image Reuters

Libya conflict intensifies amid foreign intervention

A power-shift in conflict-ridden Libya has seemingly intensified the influx of arms shipments to warring parties by their respective international backers.

Following shipment of advanced unmanned aerial vehicles from Turkey, the Western-backed Libyan Government of National Accord (GNA) bolstered its qualitative edge against the eastern-based Libyan National Army (LNA) which had achieved consecutive gains over the past year. The Tripoli-based GNA is lead by Libyan Prime Minister Fayez al-Sarraj, while the LNA is under the command of Khalifa Haftar.

“We are now chasing the remnants of the LNA south of Gharyan, where nothing is left in their control besides Tarhuna,” announced GNA Military Spokesman Mohamed Qanunu, explaining that, “By expelling them from Tarhuna, areas south of Tripoli will become completely isolated, and we know quite well the way in which we will deal with them. Generally speaking, our forces have followed the principles of fierce fighting here and there in the past few days, isolating the LNA from its forts, leaving it with only 35% of the area it had previously occupied.”

The recent GNA victories, however, have triggered a massive influx of heavy weaponry to the Russian, Egyptian and United Arab Emirates backed LNA – further raising prospects of intensified and much more destructive battles in the near future. The arms deliveries include Russian-made Pantsir-S1E surface-to-air missile systems, which are capable of downing the Turkish deployed drones.

The newly introduced heavy weapons have predictably infuriated the Turkish-backed GNA, which immediately sought to place blame on the European Union’s Mediterranean naval operation IRINI for failure to enforce a United Nations-imposed arms embargo on the war-torn country.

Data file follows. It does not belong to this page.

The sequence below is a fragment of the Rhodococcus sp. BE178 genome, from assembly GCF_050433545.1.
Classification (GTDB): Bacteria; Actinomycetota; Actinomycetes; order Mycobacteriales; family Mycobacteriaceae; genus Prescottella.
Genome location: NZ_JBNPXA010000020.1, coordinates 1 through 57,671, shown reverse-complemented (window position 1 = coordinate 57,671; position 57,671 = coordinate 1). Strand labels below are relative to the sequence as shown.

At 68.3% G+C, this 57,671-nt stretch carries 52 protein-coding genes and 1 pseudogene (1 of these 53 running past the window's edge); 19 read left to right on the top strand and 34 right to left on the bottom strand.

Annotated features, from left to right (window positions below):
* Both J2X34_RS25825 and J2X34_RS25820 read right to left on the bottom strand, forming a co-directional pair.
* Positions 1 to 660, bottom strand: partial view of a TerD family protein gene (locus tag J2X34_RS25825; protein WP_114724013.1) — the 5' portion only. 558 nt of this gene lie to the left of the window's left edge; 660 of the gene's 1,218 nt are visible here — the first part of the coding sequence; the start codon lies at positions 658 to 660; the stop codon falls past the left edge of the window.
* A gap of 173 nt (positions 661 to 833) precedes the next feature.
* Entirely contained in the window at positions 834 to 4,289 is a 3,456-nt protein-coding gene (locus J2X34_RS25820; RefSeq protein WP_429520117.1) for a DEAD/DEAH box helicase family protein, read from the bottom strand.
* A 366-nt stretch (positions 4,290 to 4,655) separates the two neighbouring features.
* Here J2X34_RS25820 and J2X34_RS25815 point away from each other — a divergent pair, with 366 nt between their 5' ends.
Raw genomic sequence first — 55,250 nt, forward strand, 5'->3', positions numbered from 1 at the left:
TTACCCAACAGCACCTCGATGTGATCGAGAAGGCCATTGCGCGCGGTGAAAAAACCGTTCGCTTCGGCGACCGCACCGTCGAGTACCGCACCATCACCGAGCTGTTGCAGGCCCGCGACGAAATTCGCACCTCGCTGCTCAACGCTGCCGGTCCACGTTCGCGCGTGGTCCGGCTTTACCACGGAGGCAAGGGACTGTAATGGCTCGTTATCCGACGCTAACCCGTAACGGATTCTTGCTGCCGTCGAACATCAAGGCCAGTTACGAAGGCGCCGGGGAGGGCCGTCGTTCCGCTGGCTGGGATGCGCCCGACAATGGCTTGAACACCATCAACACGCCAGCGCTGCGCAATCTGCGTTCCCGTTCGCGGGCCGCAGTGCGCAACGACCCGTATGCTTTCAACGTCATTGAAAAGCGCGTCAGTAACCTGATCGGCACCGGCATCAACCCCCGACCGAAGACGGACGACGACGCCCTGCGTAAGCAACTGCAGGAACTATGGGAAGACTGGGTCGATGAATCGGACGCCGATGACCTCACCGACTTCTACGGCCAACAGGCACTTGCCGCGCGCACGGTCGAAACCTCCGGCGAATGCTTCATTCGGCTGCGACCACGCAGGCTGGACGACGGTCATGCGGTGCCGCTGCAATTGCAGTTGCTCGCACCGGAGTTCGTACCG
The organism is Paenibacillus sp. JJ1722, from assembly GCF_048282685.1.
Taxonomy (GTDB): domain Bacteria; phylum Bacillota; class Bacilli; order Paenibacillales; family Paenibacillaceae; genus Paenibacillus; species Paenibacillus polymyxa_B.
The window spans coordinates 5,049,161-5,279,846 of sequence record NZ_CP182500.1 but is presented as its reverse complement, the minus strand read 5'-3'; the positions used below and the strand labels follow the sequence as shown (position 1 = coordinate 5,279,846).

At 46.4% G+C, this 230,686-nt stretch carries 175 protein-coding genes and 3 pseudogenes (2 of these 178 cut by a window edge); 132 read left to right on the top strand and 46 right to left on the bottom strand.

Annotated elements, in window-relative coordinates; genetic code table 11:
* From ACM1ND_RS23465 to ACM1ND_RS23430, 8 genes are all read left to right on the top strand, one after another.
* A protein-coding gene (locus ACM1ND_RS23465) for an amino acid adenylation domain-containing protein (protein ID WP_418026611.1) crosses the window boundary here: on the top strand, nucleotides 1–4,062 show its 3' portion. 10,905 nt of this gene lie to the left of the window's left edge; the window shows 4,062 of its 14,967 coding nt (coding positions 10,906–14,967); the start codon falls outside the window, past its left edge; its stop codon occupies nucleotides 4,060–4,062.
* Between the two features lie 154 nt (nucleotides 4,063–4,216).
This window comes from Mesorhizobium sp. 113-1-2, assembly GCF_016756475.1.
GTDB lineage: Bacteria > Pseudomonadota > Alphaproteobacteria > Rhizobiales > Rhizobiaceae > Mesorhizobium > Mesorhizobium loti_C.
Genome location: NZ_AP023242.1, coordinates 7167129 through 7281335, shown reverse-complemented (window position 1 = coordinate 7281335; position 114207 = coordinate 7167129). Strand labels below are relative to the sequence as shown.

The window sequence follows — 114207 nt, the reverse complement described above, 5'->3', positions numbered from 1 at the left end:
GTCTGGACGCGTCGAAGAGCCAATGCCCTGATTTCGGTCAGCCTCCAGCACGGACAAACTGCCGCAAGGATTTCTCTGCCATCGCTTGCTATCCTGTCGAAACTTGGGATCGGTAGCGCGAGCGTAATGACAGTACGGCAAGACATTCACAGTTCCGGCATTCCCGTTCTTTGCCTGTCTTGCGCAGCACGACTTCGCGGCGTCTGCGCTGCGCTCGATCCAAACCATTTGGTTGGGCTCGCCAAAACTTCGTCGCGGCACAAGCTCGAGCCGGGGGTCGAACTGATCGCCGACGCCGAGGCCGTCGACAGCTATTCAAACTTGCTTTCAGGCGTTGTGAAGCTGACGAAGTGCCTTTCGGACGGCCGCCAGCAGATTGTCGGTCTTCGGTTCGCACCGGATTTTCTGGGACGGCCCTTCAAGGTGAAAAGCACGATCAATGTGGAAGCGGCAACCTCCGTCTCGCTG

“There are cargo flights arriving at Haftar’s bases that come from the UAE and Syria, loaded with artillery and weaponry, in public collusion with what is called ‘Operation IRINI,’ which claims that it will implement the arms embargo, in accordance to the Security Council decisions, and which condition coordination with the Government of National Accord,” insisted Military Spokesman Qanunu.

Stakes of the involved international powers are fiscally significant, as both the GNA and LNA have separately pledged to grant their international backers a substantial share from the vast resources believed to be in the country’s Mediterranean Exclusive Economic Zone (EEZ). This has been openly acknowledged by Ankara, with repeated vows of support. “We are aiming to improve our cooperation to benefit from the natural resources in the eastern Mediterranean, including exploration and drilling,” declared Turkish President Recep Tayyip Erdogan, underscoring that, “We also agreed on expanding our cooperating in Libyan territory and expand the fields of cooperation.”

After inking the Turkish/Libyan Maritime Boundary Treaty to divide a significant portion of the Mediterranean between themselves, Ankara’s plans for deeper offshore gas exploration within the Libyan EEZ has however been delayed by rising involvement by Moscow and other regional powers. Turkish Minister of Energy and Natural Resources, Fatih Donmez, cautioned that “We will start our activities there in 3-4 months,” and “no one should think that we take a break from our activities.” He revealed that the Turkish Petroleum (TPAO) company has “applied to the general directorate of mining and oil to carry out oil exploration in its licensed area according to the agreement reached with Libya.”

It is important to highlight that the Turkish-initiated pact with Libya defied both Cyprus and Greece, which rejected it as “illegal” and “geographically absurd” amid their own claims to the territorial waters. Moreover, Turkey and Libyan control of the zone could hinder development of Israeli-Cypriot and Greek gas pipeline deals – which hold direct financial implications for Europe, the United States, Egypt and Israel.